If you want a tour of Chicago, I’m not your (wo)man.
(apologies, Mr. Cohen)
Certainly I’m Chicago born and raised – born in Highland Park, lived in St. Charles for most of my life – hell, my apartment is straight off the dirty banks of the Mighty (Gross) Fox River, which I understand is not this gross everywhere. That was the beginning of the day.
A couple of days ago, my friend Dawn, who I call my boyfriend because, well, she is, said, “Hey bitch, you’re coming to Lollapalooza with me. I have an extra ticket and this can be your monthly “road trip.” It’ll be fucking awesome – Black Sabbath is playing.”
“Say no more,” I said, although my stomach was churning alarmingly with fear. “I’m in.”
Now, in my old life, I’d have said no.
Or given a wavering “maybe.”
Not because I didn’t want to do it, but because it was out of my comfort zone, which approximated about three feet in any direction around me. I’d made sure to start doing things that scared me – every teeny step I took was a minor victory. Yesterday, for example I braved the post office, which is one of those places – like the DMV – that makes me want to vomit because people always treat you as though you have an IQ of four because OMFG why did you stand in that line – IT’S THE WRONG LINE?
After signing my lease, I swung by the post office to pick up some of those “click and ship” boxes or whatever, so I can hunt down someone who is localish and send them shit to sell on eBay (which is scary as fuck). I’d planned to use the self-service kiosk and be in and out. The kiosk was down, which meant I had to talk to a real person and show what a post office moron I was. I sat with my anxiety as I waited in line and managed to do it.
One thing I’d been afraid of is no longer something that makes me weak in the knees.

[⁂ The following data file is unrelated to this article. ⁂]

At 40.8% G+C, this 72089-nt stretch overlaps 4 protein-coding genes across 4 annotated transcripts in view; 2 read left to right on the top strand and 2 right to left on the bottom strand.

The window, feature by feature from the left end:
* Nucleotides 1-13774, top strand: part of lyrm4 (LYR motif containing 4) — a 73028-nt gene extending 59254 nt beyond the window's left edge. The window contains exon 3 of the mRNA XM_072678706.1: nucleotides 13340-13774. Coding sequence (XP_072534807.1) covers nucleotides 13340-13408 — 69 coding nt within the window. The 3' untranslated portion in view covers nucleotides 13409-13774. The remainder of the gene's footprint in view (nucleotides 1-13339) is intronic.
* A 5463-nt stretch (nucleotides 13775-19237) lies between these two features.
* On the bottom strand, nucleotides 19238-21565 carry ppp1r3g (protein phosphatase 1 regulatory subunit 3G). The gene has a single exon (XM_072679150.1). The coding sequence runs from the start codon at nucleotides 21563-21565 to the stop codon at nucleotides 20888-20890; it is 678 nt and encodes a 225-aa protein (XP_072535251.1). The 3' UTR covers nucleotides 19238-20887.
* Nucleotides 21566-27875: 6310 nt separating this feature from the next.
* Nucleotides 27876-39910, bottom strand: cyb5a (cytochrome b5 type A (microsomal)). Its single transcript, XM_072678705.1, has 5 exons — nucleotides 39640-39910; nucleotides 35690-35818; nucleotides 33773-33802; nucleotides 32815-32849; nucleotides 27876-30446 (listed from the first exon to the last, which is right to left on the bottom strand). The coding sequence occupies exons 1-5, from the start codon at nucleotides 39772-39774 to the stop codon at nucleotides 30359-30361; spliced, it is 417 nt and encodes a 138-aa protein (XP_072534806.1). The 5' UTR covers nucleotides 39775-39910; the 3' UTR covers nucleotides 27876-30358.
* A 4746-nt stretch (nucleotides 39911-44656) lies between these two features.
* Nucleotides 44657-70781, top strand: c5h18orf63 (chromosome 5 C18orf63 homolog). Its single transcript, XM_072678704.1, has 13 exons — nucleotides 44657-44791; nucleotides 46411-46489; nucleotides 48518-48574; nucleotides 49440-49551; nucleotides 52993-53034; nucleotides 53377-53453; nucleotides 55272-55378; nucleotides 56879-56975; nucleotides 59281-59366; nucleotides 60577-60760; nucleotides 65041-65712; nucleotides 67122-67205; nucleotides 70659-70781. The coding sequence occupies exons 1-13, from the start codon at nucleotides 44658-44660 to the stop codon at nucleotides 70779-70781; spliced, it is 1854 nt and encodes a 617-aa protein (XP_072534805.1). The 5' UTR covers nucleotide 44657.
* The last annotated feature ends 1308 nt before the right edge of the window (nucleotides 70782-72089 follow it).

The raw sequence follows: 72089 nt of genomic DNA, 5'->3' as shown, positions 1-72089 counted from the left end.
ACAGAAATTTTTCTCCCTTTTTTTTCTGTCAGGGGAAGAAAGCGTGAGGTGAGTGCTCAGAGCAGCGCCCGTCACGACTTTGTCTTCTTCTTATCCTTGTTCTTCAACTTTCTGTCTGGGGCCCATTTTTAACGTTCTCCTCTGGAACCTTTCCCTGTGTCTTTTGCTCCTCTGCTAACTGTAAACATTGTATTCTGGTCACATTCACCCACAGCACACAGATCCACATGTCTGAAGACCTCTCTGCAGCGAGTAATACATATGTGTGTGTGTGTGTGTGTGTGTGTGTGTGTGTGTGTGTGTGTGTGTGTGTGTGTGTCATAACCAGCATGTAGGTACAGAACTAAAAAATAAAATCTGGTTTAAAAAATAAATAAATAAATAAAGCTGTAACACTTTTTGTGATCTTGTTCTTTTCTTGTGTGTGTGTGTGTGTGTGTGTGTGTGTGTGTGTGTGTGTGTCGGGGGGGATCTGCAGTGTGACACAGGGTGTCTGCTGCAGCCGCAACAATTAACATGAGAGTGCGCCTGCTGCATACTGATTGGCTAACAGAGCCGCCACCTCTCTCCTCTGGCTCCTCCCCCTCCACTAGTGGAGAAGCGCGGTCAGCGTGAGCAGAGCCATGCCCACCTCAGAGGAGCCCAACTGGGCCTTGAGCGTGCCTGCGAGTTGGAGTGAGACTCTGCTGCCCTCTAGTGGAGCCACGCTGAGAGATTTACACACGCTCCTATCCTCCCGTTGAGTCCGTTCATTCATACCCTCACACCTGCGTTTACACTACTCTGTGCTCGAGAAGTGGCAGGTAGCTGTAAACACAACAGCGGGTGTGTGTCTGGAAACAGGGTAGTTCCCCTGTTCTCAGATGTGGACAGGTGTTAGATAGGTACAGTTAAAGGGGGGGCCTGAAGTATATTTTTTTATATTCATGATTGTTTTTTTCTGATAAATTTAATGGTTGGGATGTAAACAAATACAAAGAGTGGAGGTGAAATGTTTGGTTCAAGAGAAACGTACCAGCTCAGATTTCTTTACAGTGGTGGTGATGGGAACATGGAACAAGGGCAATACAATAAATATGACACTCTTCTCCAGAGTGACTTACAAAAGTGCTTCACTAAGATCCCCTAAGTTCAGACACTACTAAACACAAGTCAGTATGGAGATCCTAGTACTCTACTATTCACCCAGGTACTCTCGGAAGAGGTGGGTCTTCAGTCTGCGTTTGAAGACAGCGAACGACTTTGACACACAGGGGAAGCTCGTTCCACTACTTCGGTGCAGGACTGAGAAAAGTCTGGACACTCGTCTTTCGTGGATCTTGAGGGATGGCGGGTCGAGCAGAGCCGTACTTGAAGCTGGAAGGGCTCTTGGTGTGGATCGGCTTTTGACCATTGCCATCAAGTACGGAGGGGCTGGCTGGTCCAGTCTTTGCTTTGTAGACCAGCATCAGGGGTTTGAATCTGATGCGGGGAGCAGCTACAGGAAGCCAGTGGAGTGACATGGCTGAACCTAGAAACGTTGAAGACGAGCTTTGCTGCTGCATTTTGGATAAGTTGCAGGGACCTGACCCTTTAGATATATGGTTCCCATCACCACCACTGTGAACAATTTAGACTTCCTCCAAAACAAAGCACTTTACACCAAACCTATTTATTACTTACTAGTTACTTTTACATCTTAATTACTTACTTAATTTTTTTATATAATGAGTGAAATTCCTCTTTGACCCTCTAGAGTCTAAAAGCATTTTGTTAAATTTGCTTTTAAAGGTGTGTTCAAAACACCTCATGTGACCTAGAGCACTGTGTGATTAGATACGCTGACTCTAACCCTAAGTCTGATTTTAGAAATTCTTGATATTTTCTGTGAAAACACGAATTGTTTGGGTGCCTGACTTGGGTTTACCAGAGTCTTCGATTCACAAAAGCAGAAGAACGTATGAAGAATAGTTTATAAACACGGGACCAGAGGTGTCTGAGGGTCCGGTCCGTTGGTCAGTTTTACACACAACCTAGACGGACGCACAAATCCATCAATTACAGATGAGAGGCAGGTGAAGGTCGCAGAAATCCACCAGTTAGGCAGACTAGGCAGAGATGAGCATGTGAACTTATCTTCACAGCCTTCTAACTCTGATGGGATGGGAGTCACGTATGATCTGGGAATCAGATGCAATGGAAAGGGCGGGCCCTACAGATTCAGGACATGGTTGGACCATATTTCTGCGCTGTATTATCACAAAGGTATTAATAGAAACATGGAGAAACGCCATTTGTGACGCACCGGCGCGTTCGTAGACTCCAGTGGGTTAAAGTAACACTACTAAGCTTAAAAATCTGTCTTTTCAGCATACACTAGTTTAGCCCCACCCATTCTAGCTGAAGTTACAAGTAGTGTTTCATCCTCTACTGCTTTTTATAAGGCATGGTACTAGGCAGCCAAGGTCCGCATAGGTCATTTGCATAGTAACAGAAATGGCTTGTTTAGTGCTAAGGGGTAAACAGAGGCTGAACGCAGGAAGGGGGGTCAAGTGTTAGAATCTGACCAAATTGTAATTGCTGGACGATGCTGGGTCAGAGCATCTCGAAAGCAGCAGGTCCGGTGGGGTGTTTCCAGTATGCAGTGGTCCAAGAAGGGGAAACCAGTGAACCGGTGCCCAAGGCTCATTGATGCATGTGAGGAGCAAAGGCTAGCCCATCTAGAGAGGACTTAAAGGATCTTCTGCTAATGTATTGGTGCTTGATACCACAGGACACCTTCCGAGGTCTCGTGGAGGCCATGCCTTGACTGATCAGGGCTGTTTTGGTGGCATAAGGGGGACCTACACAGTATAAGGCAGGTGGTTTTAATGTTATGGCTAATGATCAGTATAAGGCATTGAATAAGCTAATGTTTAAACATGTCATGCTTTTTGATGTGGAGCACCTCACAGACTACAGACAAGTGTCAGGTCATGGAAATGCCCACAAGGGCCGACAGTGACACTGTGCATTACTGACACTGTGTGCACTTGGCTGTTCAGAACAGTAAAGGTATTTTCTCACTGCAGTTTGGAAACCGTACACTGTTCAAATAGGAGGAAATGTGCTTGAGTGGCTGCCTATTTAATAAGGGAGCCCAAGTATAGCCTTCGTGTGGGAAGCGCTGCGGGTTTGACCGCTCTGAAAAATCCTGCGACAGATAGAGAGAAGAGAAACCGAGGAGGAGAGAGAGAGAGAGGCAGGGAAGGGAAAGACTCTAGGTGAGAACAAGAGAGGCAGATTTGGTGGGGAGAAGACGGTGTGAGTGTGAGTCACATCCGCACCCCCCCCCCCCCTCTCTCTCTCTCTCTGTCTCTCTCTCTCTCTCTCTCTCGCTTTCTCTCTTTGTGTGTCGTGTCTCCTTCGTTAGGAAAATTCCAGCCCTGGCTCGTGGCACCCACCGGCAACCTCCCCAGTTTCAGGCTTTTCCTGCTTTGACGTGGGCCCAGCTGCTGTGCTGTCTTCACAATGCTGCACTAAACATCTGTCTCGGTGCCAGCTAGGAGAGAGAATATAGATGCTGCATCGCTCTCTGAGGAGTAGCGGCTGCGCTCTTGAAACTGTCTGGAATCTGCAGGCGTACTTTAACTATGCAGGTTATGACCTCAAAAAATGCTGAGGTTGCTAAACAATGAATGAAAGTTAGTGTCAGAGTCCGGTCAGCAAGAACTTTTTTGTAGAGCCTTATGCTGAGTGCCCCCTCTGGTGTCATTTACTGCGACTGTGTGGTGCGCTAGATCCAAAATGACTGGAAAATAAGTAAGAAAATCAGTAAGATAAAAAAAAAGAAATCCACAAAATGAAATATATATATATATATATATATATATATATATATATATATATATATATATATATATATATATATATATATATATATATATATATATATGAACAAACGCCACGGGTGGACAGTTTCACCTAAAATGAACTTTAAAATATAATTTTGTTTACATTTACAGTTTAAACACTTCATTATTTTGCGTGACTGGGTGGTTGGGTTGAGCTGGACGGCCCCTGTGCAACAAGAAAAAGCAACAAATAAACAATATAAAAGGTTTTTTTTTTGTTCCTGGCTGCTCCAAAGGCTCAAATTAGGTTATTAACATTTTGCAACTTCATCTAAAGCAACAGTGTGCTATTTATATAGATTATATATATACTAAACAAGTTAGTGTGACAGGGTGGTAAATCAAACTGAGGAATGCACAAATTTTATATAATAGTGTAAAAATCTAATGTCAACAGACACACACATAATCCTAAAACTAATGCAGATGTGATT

Aunt Becky: 1
Post Office: 1 (The boxes I got to ship shit in were WAY too small for a “large” box)
For being a Chicago native (North SIIIIIIIIDDDDDEEE!), I’ve not spent much time doing the touristy shit around here. When I play tour guide, it’s all, “Here’s the dumpster I once threw something away in,” or “Sometimes I like cheese.” Not exactly the reception people are looking for.
I’ve never, for example, gone to the Taste Of Chicago - which we just call “The Taste” - which is this gigantic thing that always goes on during the dog days of summer (I don’t know HOW they predict the dog days of summer, but whomever does should be a weatherman). It’s one of those events that illustrates JUST how serious Chicago is about their food (answer: as seriously as they take to voting in corrupt governors).
I’ve also, oddly enough, never been to Lollapalloza, despite being an avid music lover. It’s always been too much, the crowds too big, and frankly natives know better than to try and go to festivals unless they feel like complaining bitterly about the tourists.
This time, though, I don’t care.
I’m not just going to see rad bands (although I will). It’s not about meeting a musician husband. It’s not even about being able photograph names of the port-a-potties (seriously, The Honey Bucket?).
It’s about taking a risk. Doing something different. Stepping outside the comfort zone I’d created for myself. And working on becoming free to be you and me.
Each time I do this, it gives me the confidence that I can do more. And I can.
Right now? That’s what I need.
Well, that and a cabana boy, but you can’t have it all.
(I’ll probably be tweeting a lot about Lollapalooza, so if you want to follow me, I’m shockingly @mommywantsvodka on the Twitter.)
Pranksters, how do you step outside your comfort zone? Do you try? What are some things you’re weirdly afraid of? Any advice for how to continue stepping outside this comfort zone?
Also: I love you.
PS. I love you MORE.
PPS. Don’t forget that tomorrow is another edition of “Shit I Found Saturdays,” a culmination of the awesomest shit on the web, ever. Best part? You can join in!